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Hold your horses, you might say this belongs on Server Fault, but I'm asking this from the perspective of a developer, not a sysadmin. I can get varied results and see where in the code it breaks (kind of)! I am not a sysadmin, but I feel that other developers may struggle with the same issue (those of us in smaller companies without IIS server admins). I asked a similar question on SF, but they're not really connecting with my issue.

As a developer, I'm having great difficulty figuring out a quick easy way to setup an IIS/ASP development server for use by multiple individuals on a local network. The whole idea is to have this NOT be on the live machine. It's just a little laptop running on one of our desks.

I thought this would be easy. What I did at first was 1) fix an IP address 2) edit bindings for my various dev sites to be 10.0.1.115 on different ports like 2020 etc

This seemed like it worked fine for a while. Coded, coded, coded...but as my C# pages got more complex and response times took longer as responses got bigger, strange strange things started to happen. Some of the symptoms:

1) I'd see an unrelated request to a wrong ip address like 10.0.1.75 for no reason in Fiddler. And then it would retry it over and over, blocking the browser UI. I searched all my code, all hosts files, nothing referencing this IP anywhere. This request seemed to hang the browser "waiting for 10.0.1.75 and the browser would spin even though in fiddler the original request completed and it actually downloaded linked CSS files!!! WTF?

2) slow response times. Extremely slow for some pages. I throw it up on a production server across the country and it loads 10x faster.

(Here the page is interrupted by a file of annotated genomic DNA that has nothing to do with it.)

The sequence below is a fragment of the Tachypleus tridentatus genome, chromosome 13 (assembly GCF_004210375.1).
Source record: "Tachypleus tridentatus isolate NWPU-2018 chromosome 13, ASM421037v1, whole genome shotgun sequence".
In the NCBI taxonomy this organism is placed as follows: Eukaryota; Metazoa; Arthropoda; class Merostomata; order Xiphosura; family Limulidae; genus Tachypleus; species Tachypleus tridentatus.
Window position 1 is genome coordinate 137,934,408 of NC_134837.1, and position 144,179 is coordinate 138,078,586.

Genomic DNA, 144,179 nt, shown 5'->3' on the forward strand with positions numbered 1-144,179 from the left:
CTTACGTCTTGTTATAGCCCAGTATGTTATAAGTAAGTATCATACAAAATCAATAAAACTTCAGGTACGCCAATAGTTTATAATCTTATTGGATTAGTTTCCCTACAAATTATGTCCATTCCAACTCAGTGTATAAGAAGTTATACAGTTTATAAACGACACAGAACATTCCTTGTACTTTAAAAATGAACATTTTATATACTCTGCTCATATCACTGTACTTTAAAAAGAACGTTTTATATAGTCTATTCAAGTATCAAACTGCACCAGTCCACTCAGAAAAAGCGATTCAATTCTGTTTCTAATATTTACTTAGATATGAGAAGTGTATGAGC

3) The really bizarre thing:

   // C#:

   // I can see this before the odd request gets made! weird, right?
   Response.Write("hello"); 

   // then after see "hello", fiddler says request is made to some stupid unrelated ip    

   Response.Write(strOutput);
   // then I never see this output string (a bunch of HTML) rendered in the browser
   // it just spins on "hello" page asking for the wrong IP address in the gray status bar
   // BUT it shows up as proper HTML in fiddler, and also downloads all the CSS
   // that was referenced to by the HTML      

Like I said, I can deploy this to a site with a proper domain and it all works fine, using the essentially the exact same webconfig!

I get similar strange/slow behavior on a separate site on a different that also works fine in production (and is completely different style of code).

Yes, I have tried this with and without a proxy on several machines.

Simple (short C# pages work fine).

Took forever to dig this up, but no real answer here: http://serverfault.com/questions/216093/site-loads-very-slow-if-i-use-ip-and-works-normal-when-i-use-domain-name-why

I don't care if this gets downvoted and you call me a doofi. I've been slamming my head against a wall for 6 hours on this.

Should I not be using IP address? Should I setup my own DNS instead of just using fixed IP? I don't want to mess up my network and randomly setup DNS... ugh.

UPDATE

So looks like it may be a hosts thing? I looked at another app on the same dev server and its getting 302 Redirects for HTML linked files to an incorrect IP! But just the root, not the whole filename, like 10.0.1.75 instead of what I might expect 10.0.1.75/somejsfile.js. Nowhere in my code does it do this... Is there something strange about using a fixed IP?

So this explains why the page won't render, because the DOM is not fully constructed...